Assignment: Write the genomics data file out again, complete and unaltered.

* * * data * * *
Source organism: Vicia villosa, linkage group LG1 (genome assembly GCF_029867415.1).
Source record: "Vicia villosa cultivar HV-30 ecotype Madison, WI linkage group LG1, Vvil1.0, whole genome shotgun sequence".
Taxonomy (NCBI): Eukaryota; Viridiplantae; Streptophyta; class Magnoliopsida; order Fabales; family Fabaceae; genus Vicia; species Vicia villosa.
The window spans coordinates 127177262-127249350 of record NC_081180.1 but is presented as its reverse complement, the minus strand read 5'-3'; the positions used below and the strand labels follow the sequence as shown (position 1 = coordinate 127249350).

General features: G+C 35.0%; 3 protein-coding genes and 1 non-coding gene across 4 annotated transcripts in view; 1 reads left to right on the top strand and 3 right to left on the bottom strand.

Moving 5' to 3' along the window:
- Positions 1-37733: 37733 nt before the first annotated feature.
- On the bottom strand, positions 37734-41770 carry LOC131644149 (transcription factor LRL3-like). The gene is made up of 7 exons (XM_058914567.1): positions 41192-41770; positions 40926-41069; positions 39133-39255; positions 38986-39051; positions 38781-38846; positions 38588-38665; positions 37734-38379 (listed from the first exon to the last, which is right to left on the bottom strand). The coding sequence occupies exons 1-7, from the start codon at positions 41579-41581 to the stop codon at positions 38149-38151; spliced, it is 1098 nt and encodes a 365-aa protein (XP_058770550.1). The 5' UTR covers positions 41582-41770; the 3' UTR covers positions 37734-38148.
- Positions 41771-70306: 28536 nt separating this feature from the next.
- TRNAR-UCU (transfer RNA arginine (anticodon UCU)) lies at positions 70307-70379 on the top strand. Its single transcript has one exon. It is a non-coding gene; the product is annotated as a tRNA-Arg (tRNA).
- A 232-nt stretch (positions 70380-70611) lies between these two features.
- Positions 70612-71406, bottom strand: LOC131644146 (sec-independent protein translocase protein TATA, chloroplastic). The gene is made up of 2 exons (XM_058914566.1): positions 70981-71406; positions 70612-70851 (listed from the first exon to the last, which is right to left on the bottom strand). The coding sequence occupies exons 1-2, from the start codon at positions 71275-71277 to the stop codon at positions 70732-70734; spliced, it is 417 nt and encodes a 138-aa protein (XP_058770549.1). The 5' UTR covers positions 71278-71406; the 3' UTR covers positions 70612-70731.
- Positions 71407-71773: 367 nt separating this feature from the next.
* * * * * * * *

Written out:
Source organism: Vicia villosa, linkage group LG1 (genome assembly GCF_029867415.1).
Source record: "Vicia villosa cultivar HV-30 ecotype Madison, WI linkage group LG1, Vvil1.0, whole genome shotgun sequence".
Taxonomy (NCBI): Eukaryota; Viridiplantae; Streptophyta; class Magnoliopsida; order Fabales; family Fabaceae; genus Vicia; species Vicia villosa.
The window spans coordinates 127177262-127249350 of record NC_081180.1 but is presented as its reverse complement, the minus strand read 5'-3'; the positions used below and the strand labels follow the sequence as shown (position 1 = coordinate 127249350).

General features: G+C 35.0%; 3 protein-coding genes and 1 non-coding gene across 4 annotated transcripts in view; 1 reads left to right on the top strand and 3 right to left on the bottom strand.

Moving 5' to 3' along the window:
- Positions 1-37733: 37733 nt before the first annotated feature.
- On the bottom strand, positions 37734-41770 carry LOC131644149 (transcription factor LRL3-like). The gene is made up of 7 exons (XM_058914567.1): positions 41192-41770; positions 40926-41069; positions 39133-39255; positions 38986-39051; positions 38781-38846; positions 38588-38665; positions 37734-38379 (listed from the first exon to the last, which is right to left on the bottom strand). The coding sequence occupies exons 1-7, from the start codon at positions 41579-41581 to the stop codon at positions 38149-38151; spliced, it is 1098 nt and encodes a 365-aa protein (XP_058770550.1). The 5' UTR covers positions 41582-41770; the 3' UTR covers positions 37734-38148.
- Positions 41771-70306: 28536 nt separating this feature from the next.
- TRNAR-UCU (transfer RNA arginine (anticodon UCU)) lies at positions 70307-70379 on the top strand. Its single transcript has one exon. It is a non-coding gene; the product is annotated as a tRNA-Arg (tRNA).
- A 232-nt stretch (positions 70380-70611) lies between these two features.
- Positions 70612-71406, bottom strand: LOC131644146 (sec-independent protein translocase protein TATA, chloroplastic). The gene is made up of 2 exons (XM_058914566.1): positions 70981-71406; positions 70612-70851 (listed from the first exon to the last, which is right to left on the bottom strand). The coding sequence occupies exons 1-2, from the start codon at positions 71275-71277 to the stop codon at positions 70732-70734; spliced, it is 417 nt and encodes a 138-aa protein (XP_058770549.1). The 5' UTR covers positions 71278-71406; the 3' UTR covers positions 70612-70731.
- Positions 71407-71773: 367 nt separating this feature from the next.